Back in the early 1980s, when Grandy and Warner (Richard and Richard, or Richards, as Grice said) were compiling Grice's list of UNpublications, they came with what they called 'book-length' ones! And a few would be (c) Grice/Baker!
There is the VERY publication, their contribution to the Davidson festschrift, on weakness of the will (ed. by Hintikka and Vermazen).
Most of the collaboration (c) Grice/Baker came from the fact that Grice and Baker taught MORAL philosophy seminars for graduate students at UC/Berkeley (Grice never dealt with undergrads!) hence Grice's increasing interest in taking Kant seriously, since Baker has been contributing to "Kant Studies" -- more than she did to Aristotle studies!
I would think it was via Baker's more 'academic' interest in Kant that Grice got to read Kant in the vernacular, that is the Koenigsberg dialect on which Kant (or "Cant" as I prefer to spell his name) wrote. Of course, the "Metaphysics of Morals" being mandatory (even Kantianly mandatory) reading for those seminars!
Oddly, Hacking (who calls Baker "Jude", as in "Hey Jude") manages to quote from Grice in his "Why does language matter to philosophy"! -- and a good reference to him it is too, as Hacking compares him to Hobbes!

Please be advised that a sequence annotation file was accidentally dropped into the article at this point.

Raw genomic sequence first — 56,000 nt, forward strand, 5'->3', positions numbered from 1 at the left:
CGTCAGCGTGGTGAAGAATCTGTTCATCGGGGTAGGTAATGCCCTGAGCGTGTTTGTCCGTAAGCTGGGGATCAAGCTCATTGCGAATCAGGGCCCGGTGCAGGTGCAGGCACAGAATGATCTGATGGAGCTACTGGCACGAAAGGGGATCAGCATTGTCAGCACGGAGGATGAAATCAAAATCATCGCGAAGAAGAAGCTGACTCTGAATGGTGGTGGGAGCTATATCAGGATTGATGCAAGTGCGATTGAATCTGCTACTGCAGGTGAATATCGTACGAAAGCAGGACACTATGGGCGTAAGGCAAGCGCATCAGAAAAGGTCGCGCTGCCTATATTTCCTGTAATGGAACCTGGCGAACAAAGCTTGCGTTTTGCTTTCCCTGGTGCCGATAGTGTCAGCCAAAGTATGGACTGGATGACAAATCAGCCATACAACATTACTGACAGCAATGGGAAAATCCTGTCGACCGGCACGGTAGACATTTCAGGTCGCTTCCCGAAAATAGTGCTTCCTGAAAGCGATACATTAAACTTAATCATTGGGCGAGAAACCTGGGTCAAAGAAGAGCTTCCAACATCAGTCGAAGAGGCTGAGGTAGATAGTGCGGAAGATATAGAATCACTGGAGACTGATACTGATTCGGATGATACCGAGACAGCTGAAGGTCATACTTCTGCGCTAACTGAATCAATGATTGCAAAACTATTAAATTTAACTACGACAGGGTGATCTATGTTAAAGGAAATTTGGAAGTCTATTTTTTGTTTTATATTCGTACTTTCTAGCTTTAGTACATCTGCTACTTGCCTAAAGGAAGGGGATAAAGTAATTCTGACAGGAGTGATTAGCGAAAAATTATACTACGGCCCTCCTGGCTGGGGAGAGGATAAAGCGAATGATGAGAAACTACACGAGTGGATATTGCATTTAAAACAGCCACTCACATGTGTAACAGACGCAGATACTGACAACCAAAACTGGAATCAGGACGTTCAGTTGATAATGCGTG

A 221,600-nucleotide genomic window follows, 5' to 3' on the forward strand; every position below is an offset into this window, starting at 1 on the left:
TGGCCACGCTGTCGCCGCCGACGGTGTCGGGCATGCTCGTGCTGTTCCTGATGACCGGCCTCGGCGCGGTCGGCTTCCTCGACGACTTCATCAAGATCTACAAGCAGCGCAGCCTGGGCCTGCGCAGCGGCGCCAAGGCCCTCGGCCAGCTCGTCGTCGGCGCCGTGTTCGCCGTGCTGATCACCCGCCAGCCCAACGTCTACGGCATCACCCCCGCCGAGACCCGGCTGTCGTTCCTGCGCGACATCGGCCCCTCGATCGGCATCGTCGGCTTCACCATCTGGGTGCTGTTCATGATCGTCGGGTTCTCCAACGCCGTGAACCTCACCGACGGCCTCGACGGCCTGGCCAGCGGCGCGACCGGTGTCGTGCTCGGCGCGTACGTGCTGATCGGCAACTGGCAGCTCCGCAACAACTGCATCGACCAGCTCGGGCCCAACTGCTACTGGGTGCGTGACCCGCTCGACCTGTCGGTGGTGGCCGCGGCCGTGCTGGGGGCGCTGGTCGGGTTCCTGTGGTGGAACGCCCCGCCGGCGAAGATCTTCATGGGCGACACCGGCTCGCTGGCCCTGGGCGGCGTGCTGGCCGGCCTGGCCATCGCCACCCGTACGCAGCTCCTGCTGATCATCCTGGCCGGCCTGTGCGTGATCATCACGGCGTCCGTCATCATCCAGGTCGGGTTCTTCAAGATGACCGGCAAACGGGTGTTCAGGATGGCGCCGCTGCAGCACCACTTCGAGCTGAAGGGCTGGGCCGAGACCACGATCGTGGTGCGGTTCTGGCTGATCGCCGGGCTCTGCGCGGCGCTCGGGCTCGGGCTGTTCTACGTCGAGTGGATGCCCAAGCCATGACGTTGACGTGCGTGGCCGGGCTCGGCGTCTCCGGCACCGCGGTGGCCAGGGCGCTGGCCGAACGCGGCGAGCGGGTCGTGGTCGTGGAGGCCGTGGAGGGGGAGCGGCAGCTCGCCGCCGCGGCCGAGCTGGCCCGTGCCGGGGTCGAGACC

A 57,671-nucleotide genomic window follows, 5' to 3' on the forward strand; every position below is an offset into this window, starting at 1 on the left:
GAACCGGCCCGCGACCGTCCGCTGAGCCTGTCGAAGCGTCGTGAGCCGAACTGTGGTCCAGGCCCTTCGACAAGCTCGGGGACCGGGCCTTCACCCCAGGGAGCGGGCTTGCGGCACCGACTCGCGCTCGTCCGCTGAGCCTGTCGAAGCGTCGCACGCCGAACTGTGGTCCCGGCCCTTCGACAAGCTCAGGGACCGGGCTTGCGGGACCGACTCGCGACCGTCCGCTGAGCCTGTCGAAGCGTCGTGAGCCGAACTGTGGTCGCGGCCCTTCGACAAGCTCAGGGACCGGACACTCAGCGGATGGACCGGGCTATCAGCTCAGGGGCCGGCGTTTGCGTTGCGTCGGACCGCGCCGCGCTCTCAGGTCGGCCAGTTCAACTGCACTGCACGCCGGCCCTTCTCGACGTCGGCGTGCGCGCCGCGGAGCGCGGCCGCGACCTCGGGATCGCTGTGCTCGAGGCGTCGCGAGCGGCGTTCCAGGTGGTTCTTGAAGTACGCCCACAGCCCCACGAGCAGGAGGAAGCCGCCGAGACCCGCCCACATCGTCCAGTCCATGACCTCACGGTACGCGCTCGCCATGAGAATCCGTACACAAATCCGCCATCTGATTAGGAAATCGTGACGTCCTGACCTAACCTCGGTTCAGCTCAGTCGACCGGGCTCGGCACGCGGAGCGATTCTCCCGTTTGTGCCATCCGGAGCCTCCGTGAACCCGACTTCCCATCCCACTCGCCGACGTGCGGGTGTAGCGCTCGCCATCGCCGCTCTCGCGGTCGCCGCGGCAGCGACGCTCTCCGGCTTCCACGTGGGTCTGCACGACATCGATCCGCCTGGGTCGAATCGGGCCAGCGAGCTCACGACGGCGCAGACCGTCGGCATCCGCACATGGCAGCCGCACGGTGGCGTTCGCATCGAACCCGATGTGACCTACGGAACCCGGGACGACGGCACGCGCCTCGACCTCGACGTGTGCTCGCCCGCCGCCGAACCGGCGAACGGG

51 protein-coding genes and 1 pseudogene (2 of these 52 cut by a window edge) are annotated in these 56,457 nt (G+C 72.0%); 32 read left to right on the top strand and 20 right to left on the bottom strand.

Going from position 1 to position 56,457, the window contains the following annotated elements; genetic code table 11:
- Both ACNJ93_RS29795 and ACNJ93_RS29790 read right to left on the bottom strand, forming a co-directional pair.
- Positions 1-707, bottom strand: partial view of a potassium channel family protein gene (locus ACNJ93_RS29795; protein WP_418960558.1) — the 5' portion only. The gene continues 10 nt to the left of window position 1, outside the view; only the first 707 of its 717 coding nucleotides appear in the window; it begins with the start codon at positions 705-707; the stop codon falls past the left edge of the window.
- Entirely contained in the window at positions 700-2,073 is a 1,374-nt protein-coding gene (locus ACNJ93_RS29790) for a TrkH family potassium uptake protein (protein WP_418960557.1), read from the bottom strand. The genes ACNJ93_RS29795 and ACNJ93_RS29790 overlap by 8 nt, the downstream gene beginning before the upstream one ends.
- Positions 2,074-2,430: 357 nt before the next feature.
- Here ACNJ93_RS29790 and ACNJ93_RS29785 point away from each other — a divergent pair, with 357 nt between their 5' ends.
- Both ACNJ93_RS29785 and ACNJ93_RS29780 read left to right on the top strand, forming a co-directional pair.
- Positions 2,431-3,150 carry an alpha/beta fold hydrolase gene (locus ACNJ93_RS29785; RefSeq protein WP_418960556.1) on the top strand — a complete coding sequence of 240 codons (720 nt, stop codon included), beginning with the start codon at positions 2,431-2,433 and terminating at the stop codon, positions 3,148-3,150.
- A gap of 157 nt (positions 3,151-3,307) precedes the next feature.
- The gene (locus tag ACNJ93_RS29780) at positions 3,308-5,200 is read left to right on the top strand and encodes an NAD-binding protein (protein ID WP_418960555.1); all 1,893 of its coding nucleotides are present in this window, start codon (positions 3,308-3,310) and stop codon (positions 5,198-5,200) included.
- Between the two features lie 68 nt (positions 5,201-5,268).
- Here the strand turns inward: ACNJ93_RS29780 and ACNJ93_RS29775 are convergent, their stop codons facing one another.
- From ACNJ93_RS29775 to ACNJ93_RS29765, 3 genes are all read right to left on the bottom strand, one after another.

Someone SHOULD compile a list of all the (c) Grice/Baker, just for the record!
One of the things that especially FASCINATED me about the (c) Grice/Baker is formalistic. Suppose we want to formalise that agent A has a goal G towards the fulfilment of the proposition "p" -- e.g.
i. Grice does not smoke.
I.e. Grice's goal is to stop smoking.
Now, there may be another goal -- to fulfil that goal: in symbols:
It seems to have been Baker's idea (which she shared with Grice) -- "Must our motives be pure?" -- that this should proceed ad infinitum. Only if
proceeds indefinitely should we arrive at Grice's motto: 'obligation cashes out in desire'! No more, no less!
When Baker was writing her PhD dissertation, Grice took the problems of such dissertation SO SERIOUSLY that he had problems sleeping!
Ah, those were the philosophers that were!